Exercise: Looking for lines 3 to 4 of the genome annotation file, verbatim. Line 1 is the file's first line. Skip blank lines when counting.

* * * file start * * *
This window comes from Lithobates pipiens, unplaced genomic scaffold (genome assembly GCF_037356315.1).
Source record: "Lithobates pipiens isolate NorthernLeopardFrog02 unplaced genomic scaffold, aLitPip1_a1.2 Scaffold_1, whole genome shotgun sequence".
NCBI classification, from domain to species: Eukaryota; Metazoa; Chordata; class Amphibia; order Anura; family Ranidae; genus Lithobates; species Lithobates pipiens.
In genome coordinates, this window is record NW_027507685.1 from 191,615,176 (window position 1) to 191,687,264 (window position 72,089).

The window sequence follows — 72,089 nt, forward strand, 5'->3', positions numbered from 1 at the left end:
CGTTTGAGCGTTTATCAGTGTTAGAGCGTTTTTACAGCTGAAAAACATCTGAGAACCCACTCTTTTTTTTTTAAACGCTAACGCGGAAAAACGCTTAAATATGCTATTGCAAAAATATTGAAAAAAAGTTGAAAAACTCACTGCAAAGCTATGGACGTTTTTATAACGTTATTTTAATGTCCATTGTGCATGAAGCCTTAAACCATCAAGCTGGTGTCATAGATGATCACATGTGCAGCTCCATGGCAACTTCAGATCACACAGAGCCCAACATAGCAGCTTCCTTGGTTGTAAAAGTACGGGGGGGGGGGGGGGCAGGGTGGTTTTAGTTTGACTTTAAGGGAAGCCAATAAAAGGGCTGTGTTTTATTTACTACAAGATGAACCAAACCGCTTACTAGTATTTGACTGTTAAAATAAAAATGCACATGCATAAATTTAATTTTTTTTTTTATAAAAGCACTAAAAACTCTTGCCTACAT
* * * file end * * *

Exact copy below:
NCBI classification, from domain to species: Eukaryota; Metazoa; Chordata; class Amphibia; order Anura; family Ranidae; genus Lithobates; species Lithobates pipiens.
In genome coordinates, this window is record NW_027507685.1 from 191,615,176 (window position 1) to 191,687,264 (window position 72,089).